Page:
City Neighbourhood - Gali Andheri, Old Delhi

City Neighbourhood – Gali Andheri, Old Delhi

City Neighbourhood - Gali Andheri, Old Delhi

The darkened street.

[Text and photo by Mayank Austen Soofi]

No darkness tonight in Gali Andheri, not even a spot of it—though the name translates to ‘darkened street.’ The twisty long-winded Old Delhi lane is momentarily landscaped with unwieldily patches of white and orange luminosities. These lights are emanating out of scores of street lamps and house windows.

Young Moosa, a Gali Andheri dweller, is standing at the street’s colourfully painted gateway, where it meets Pahari Bhojla’s crowded bazar. He informs that his street had no wayside lamps until about the turn of the century, and that it would return to total darkness each day after sundown. An eighth grade student, the boy naturally doesn’t have a lived experience of the street’s legendary dark age. He however insists on the accuracy of his claims, passed down to him from the street elders. He furthermore insists that Gali Andheri used to be haunted by ghosts at night. “It would fill up with djinns, and with headless sarkate bhoot.” These were the spirit of people who had suffered violent unnatural deaths, he points out matter-of-factly.

Further ahead along the hilly street, past a warren of staircases and curtained doorways, lies a small manufacturing workshop for artificial jewellery. Owner Mohsin, who lives in nearby Gali Ghantewali, vividly remembers the era (he was then a child) of Gali Andheri’s “total darkness.” He dismisses the ghosts as “afwah,” or rumour.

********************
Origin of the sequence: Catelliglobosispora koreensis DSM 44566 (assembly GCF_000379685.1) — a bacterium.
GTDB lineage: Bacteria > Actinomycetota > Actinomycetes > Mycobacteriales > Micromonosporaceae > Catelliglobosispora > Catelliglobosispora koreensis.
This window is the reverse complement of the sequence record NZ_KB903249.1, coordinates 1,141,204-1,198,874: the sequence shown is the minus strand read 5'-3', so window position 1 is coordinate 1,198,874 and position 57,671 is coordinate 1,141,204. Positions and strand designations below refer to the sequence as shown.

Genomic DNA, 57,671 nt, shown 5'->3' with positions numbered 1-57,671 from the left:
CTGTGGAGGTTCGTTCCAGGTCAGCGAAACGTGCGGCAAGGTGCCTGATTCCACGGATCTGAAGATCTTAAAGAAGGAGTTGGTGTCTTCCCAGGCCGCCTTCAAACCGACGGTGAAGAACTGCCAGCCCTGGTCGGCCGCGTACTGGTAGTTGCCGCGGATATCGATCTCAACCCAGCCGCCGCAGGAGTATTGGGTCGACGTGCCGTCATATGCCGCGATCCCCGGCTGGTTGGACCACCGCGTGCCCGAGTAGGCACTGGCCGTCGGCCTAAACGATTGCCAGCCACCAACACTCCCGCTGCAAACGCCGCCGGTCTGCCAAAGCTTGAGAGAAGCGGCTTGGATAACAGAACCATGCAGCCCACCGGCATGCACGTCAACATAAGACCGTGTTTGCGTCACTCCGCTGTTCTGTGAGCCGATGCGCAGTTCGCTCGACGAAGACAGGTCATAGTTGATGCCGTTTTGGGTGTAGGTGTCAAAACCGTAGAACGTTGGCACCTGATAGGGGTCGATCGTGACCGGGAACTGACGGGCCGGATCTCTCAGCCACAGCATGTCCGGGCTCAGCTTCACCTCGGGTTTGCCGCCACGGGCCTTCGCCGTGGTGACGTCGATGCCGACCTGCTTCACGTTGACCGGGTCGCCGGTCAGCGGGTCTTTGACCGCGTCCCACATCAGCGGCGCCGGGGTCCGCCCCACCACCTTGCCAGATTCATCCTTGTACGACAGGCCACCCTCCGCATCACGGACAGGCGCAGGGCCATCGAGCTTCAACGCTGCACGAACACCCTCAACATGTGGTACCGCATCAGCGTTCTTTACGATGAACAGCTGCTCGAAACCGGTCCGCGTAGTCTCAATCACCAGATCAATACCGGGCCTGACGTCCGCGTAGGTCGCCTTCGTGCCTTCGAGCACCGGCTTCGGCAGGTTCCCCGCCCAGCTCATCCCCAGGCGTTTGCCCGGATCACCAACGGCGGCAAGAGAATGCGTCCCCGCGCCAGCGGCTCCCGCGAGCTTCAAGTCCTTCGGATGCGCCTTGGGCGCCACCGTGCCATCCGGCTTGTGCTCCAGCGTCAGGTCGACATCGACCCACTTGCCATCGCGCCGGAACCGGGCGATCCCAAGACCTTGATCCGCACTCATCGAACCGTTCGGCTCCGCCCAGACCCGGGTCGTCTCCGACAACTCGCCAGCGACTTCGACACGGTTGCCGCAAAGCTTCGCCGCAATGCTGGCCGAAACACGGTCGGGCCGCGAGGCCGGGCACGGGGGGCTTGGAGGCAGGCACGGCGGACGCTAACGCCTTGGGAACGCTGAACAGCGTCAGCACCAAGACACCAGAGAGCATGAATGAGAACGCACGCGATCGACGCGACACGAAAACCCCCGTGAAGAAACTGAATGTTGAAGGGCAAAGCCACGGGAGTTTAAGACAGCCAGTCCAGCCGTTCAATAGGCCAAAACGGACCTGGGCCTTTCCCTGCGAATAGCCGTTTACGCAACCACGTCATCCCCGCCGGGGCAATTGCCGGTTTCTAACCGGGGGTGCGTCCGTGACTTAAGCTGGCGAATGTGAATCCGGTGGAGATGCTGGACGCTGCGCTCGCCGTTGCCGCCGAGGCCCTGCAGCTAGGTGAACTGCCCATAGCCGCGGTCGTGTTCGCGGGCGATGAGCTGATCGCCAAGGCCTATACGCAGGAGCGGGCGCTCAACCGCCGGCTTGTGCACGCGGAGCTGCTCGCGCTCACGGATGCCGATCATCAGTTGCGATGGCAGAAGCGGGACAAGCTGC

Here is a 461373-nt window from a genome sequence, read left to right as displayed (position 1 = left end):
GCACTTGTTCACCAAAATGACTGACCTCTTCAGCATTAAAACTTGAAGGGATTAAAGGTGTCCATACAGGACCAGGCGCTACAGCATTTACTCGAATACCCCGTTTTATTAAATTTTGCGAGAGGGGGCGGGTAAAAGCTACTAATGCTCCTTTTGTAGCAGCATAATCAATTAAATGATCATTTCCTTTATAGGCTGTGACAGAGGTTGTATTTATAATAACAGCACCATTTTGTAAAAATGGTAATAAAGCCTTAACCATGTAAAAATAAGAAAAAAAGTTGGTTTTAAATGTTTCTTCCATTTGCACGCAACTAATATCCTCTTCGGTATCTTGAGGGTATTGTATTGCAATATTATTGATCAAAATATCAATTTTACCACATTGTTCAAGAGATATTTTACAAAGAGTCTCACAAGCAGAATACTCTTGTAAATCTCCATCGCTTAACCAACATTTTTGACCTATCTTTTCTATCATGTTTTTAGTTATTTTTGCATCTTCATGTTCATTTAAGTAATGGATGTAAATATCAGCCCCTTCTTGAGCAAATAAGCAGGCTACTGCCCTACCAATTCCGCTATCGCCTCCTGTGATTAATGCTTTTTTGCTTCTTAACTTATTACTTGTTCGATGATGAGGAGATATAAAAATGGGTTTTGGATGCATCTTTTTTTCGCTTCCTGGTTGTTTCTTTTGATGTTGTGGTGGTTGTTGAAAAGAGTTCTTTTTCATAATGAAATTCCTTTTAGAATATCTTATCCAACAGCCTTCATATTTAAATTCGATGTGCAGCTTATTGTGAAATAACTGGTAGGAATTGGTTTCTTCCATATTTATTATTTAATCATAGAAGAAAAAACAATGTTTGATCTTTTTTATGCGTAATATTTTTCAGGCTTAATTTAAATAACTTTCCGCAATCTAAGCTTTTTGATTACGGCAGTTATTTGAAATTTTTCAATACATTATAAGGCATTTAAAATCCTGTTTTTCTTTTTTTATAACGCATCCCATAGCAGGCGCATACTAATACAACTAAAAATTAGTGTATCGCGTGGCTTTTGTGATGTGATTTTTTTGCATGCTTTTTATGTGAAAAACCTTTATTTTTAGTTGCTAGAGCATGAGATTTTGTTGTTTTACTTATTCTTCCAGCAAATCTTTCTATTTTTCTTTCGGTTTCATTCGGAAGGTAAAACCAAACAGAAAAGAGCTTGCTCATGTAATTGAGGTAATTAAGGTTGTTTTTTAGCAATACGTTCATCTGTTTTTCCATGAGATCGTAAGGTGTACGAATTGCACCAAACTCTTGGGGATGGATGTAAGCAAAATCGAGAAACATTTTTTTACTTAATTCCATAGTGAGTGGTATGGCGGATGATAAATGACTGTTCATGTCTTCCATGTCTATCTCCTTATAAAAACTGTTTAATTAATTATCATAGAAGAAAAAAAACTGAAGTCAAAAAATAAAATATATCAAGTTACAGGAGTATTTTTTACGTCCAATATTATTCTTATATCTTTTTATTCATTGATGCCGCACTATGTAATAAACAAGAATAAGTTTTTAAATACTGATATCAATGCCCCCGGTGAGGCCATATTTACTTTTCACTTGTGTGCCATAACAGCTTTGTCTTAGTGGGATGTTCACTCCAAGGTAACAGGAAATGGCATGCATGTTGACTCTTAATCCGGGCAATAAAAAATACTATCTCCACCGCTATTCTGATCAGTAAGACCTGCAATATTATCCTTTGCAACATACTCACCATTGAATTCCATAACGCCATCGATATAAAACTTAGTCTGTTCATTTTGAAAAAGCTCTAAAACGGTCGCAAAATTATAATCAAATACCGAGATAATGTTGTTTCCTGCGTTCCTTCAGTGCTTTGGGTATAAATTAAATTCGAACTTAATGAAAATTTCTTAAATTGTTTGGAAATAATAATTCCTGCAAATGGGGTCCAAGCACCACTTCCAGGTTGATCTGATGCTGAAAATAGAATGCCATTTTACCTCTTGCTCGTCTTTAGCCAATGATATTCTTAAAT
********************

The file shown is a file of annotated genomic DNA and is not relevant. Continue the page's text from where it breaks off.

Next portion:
After passing by Getwell pharmacy and Masjid Hanifa, the street suddenly jerks into a ninety degrees turn. Three figures are lingering here (see photo). Envelope manufacturer Naseer is chatting with Abdur Rahman, who runs a chicken eatery near Jama Masjid, and with Hammad, who works in an “eye optical shop” in Daryaganj. The men are unanimous about their gali’s past association with the ghosts. Hammad says he has often heard about the “bhoot log.” Naseer says that ghost sightings were so common in the gali that nobody would step outside their doors after nine at night. The arrival of the street lighting finally forced the ghosts to go away, says Abdur Rahman.

Hours later, as midnight nears, some of the lamps in the deserted gali continue to stay lit. But the narrow band of sky stretched out over the cramped street is pitch dark.